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Discontent as Russians head to polls

KALININGRAD, Russia -- In the glitzy central square of what once was regarded as one of Europe's ugliest cities, Marina Timofeyeva was underwhelmed by the changes brought by a decade under Vladimir Putin. "It's all nice if you have money to buy something, but what if you don't?" asked the 29-year-old manager of a boutique.

She hadn't decided whom to vote for in today's national elections -- except that it won't be for Putin's United Russia party.

Widespread dismay with United Russia threatens to undermine the party's control of Russia, and authorities are clearly nervous, including applying strong pressure on the country's only independent election-monitoring group.

The group, Golos, has complied some 5,300 complaints of election-law violations ahead of the vote. Most are linked to United Russia, the party headed by Putin, who has dominated Russian politics for a dozen years as president and prime minister.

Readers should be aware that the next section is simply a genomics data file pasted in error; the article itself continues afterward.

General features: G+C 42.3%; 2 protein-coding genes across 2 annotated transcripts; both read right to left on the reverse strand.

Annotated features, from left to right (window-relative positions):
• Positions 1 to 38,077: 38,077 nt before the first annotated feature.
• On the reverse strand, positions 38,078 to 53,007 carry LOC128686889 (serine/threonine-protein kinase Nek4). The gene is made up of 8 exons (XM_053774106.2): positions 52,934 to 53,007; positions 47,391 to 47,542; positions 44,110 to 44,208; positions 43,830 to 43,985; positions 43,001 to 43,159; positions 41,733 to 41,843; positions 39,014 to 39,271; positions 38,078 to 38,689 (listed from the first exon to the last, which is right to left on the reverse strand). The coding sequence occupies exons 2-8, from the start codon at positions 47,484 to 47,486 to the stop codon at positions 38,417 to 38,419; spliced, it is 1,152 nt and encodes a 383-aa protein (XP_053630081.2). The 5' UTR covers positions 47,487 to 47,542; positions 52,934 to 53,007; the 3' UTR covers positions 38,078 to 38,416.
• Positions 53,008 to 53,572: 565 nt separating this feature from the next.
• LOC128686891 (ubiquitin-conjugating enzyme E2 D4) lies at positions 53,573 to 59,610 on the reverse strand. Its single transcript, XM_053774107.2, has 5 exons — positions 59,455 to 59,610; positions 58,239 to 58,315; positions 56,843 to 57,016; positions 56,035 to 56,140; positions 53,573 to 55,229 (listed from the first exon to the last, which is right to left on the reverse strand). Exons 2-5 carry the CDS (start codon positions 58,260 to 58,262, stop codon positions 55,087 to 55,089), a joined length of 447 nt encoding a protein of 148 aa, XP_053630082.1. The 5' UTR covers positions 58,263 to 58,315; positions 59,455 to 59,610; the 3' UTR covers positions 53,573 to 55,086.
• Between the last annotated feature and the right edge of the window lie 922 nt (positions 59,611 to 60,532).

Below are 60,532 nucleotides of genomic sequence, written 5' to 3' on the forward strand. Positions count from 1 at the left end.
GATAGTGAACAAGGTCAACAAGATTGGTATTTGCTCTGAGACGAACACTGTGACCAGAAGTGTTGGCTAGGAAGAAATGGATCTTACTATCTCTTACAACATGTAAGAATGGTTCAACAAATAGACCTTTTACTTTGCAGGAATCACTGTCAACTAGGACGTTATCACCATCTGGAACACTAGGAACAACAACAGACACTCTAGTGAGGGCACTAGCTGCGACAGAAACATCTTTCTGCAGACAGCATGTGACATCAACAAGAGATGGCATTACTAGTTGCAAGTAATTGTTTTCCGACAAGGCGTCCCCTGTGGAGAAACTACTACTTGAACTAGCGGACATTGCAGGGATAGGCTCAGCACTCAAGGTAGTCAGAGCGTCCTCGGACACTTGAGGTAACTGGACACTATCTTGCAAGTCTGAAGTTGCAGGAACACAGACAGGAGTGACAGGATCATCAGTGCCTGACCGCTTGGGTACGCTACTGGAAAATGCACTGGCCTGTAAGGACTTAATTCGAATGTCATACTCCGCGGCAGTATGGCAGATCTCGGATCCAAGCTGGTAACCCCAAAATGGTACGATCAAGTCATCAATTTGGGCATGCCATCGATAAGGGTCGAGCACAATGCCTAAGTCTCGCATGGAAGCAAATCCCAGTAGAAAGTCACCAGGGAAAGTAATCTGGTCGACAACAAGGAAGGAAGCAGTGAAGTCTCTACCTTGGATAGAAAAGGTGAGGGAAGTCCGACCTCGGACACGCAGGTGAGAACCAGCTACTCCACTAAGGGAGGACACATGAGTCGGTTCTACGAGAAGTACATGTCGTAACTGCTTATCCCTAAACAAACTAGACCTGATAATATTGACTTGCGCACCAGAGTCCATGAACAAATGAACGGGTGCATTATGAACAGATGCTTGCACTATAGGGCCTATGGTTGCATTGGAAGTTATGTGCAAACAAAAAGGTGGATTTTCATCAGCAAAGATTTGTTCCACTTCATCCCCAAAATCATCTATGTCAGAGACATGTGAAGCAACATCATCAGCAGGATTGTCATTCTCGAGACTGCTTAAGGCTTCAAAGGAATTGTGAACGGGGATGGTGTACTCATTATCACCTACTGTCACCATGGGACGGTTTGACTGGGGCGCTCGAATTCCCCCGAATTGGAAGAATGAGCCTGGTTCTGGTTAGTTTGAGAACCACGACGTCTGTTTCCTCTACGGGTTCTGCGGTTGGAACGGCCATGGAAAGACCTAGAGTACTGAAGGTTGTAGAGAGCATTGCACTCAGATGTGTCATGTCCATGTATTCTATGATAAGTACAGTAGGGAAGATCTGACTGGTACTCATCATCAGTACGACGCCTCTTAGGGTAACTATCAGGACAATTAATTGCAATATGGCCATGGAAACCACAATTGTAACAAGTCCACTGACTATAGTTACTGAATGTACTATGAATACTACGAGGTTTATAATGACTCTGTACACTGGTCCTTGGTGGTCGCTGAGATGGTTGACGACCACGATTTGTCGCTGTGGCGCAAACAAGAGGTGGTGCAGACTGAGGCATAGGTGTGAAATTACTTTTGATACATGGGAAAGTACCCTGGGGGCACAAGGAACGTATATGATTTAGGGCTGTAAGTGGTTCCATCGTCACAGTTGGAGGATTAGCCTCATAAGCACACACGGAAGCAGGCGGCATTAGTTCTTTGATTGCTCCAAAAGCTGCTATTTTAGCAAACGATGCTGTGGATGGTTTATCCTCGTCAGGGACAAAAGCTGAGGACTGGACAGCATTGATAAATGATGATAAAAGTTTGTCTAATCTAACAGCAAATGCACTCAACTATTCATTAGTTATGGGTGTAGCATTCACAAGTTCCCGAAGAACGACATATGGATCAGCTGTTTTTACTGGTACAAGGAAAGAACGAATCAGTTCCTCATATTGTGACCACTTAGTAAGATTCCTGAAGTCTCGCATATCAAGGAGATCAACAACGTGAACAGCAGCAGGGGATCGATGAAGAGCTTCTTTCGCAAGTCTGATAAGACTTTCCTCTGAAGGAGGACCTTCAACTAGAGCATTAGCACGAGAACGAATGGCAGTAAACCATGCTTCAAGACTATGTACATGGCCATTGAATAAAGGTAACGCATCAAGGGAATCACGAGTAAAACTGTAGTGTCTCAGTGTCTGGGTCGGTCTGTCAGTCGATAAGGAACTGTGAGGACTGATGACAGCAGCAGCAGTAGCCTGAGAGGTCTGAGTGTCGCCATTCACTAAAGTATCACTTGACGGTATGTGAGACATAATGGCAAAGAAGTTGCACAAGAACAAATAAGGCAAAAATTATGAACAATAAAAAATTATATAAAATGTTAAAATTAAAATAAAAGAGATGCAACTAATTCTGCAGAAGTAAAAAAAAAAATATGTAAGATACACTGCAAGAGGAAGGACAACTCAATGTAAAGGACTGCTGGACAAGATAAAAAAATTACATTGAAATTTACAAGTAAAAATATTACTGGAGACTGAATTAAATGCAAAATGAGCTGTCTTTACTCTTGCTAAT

Roughly a third of the complainants -- mostly government employees and students -- say employers and professors are pressuring them to vote for the party.

Golos' leader, Lilya Shibanova, was held at a Moscow airport for 12 hours upon her Friday return from Poland after refusing to give her laptop computer to security officers, said Golos' deputy director Grigory Melkonyants. On Friday, the group was fined the equivalent of $1,000 by a Moscow court for violating a law that prohibits publication of election opinion research for five days before a vote.

The group has come under growing pressure since last Sunday, when Putin accused Western governments of trying to influence the election. Golos is funded by grants from the United States and Europe.

United Russia has received overwhelmingly favorable coverage during the campaign, mostly from Kremlin-controlled national television. But the party is increasingly disliked, seen as representing a corrupt bureaucracy and often called "the party of crooks and thieves." Independent pollster Levada Center said last week that United Russia will receive 53 percent of the vote, down from the 64 percent it got in the 2007 vote. This would deprive it of the two-thirds majority that has allowed it to amend the constitution.

Putin, who is expected to win a third term as president next year, and the party, had won much of their popularity on the back of Russia's economic revival, driven largely by high prices for oil and natural gas. The Kremlin is determined to see United Russia maintain its majority in parliament.

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